Social Media Speaker, TEchnology training, Social Media for business, Gina Schreck, Technology ExpertAlthough job seekers and employers are still grasping at various ideas on how best to use the medium during the hiring process, it's pretty clear that social media is here to stay.

There is a lot of advice out there about how job seekers should use social media to connect with employers – to the point where the information can sometimes become overwhelming. Therefore we're going to stick to some basics that every job seeker should keep in mind when using social media.

Here are five basics to live by if you plan on using your social media profiles for job searching:

  1. Brag about your skills, but not too much – Social media is a great place to showcase some of your skills. Sites like LinkedIn and Facebook are perfect for posting short articles or status updates about your accomplishments and highlighting any clubs or volunteer activities you're involved with. However, don't go overboard and brag about yourself and your accomplishments too much. Keep in mind that an employer wants to know what you can do for them, not what you can do for yourself.
  2. Keep your private life private – When you're only using social media as it was originally intended – for social purposes – it makes sense to share more of your private life. But when you're using social media to find a job, posting such things as risque photos and highly-opinionated status updates are more risk than they're worth. Even such things as your relationship status, political and religious affiliation can cause some employers to disregard you (unless, of course, you're searching specifically for a job relating to one of those things).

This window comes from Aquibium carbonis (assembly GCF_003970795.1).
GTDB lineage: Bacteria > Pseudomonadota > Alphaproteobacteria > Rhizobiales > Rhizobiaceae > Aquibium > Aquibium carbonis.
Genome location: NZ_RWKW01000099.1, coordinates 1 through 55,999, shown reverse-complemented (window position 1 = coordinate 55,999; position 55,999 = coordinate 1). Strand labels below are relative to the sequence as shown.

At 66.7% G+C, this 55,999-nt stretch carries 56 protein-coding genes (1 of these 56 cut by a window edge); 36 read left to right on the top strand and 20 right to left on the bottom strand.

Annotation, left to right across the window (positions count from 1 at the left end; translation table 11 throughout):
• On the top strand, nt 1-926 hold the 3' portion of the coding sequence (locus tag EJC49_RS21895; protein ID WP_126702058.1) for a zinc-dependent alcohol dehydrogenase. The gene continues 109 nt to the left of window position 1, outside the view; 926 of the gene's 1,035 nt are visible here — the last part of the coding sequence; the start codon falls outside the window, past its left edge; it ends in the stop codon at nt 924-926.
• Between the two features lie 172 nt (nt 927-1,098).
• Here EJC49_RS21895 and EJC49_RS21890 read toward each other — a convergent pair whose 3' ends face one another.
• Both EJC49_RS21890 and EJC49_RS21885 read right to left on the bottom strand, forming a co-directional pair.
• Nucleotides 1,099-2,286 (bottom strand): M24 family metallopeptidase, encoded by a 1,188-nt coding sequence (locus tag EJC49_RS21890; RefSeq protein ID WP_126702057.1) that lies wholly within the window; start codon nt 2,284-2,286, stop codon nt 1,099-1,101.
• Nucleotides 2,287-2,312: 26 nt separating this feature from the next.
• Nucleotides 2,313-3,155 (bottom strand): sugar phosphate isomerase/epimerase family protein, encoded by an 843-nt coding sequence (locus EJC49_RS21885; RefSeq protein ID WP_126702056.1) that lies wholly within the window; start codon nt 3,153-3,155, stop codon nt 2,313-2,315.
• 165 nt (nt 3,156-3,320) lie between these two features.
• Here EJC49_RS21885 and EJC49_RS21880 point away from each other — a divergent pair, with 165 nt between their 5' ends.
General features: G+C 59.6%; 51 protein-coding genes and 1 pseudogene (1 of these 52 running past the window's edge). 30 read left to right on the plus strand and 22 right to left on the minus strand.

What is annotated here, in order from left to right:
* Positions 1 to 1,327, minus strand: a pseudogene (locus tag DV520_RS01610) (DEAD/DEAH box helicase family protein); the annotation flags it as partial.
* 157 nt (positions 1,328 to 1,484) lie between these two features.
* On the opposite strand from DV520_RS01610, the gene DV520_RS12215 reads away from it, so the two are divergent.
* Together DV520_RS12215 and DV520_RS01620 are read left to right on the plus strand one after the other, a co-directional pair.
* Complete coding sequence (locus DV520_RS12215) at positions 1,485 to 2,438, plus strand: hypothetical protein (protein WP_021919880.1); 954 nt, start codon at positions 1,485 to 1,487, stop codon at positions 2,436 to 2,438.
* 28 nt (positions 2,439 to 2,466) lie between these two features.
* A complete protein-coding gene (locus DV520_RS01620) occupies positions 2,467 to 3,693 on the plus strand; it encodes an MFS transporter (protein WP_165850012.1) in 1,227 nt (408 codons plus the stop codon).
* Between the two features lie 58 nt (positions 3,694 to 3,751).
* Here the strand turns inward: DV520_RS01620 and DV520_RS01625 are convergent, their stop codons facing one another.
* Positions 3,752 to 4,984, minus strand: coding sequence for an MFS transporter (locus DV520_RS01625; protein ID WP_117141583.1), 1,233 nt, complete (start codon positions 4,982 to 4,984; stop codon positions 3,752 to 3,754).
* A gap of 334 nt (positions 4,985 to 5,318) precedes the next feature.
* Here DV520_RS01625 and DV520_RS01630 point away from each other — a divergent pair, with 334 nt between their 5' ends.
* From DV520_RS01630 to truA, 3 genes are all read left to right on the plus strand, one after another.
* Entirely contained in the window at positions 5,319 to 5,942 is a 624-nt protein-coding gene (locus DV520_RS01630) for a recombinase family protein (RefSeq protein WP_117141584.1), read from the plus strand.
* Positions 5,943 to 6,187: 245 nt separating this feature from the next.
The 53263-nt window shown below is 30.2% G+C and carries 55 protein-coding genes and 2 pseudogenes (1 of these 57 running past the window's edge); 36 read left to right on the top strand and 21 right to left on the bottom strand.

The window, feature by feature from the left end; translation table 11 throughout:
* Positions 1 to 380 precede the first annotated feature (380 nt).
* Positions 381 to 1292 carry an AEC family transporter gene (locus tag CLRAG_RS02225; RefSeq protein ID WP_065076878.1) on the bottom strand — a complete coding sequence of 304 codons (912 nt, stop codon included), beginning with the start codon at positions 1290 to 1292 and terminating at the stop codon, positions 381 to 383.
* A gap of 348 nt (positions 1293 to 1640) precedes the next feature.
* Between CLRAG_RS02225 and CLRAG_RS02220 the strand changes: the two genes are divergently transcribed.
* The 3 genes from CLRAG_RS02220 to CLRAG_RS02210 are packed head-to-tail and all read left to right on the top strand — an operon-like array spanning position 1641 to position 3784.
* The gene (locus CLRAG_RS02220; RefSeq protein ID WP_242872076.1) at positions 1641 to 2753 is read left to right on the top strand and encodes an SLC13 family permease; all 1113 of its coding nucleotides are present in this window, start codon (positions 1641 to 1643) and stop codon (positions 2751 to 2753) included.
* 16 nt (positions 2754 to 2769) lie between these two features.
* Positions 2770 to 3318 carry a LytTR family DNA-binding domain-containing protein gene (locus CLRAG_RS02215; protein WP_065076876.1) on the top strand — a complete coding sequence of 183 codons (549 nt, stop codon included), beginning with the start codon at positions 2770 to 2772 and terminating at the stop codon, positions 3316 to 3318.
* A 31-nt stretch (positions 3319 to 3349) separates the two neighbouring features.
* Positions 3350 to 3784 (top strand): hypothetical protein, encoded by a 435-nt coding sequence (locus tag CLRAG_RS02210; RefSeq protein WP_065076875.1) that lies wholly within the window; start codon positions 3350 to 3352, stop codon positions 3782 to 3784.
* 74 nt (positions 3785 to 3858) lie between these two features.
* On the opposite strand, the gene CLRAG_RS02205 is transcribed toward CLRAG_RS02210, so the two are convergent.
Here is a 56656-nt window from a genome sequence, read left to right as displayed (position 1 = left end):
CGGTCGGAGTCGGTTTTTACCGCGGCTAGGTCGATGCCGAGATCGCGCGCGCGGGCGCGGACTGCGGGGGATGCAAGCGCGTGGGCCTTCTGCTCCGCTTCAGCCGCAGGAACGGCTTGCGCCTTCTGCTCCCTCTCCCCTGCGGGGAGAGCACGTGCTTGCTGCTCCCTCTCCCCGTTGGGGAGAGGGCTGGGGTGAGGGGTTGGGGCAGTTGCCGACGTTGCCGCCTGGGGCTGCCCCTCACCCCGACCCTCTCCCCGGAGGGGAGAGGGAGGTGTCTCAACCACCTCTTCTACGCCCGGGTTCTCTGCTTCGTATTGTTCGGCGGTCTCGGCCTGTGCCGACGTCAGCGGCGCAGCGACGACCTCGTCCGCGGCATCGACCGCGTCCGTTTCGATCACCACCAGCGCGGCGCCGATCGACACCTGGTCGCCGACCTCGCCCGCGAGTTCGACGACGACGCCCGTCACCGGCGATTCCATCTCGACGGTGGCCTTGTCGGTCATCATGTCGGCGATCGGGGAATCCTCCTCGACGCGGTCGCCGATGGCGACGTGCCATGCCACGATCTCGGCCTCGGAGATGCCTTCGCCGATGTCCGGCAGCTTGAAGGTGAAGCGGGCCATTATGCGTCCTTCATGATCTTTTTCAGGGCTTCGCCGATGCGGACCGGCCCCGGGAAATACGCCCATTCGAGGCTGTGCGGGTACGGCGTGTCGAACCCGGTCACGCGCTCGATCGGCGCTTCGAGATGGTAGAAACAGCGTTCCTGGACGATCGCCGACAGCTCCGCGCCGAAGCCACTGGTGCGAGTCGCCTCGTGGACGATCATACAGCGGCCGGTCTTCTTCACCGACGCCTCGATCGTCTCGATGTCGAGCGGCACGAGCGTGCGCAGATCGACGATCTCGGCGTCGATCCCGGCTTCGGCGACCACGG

3. Use the same decorum you would at work – Most employees would not walk into the office and speak obscenities to their co-workers or talk about how much they drank the previous weekend, so keep those things off your social media profiles if you're searching for a job. Although these things might seem like simple fun between you and friends at the time, they can just as easily turn a potential employer off from even considering you for a job.
  4. Keep it interesting and professional – When you're searching for a job, it helps to convey that you know something about the area of work you want a job in and that you're interested in that type of job. Sites such as Facebook and Twitter are great for conveying this type of knowledge to potential employers. Instead of posting a status update about the type of sandwhich you had for lunch, try posting your thoughts on a recent article about your industry of work or provoking a constructive discussion on an interesting work-related topic.
  5. Choose your friends wisely – Your network of friends can play a huge role on your social media sites. Some of your friends may work for companies that are looking to hire and may be able to recommend you for a job opening. You also want to steer clear of friending anyone who may not represent you in the best light, whether they tag you in unflattering pictures or post obnoxious things on your wall. Even though an employer may not be able to look at your friend's profiles, they will be able to see who you're connected to and what people are saying about you.

GUEST BLOGGER: Jennifer Carpenter, Jobing Technology Services at Jobing.com

@JenCarpenter

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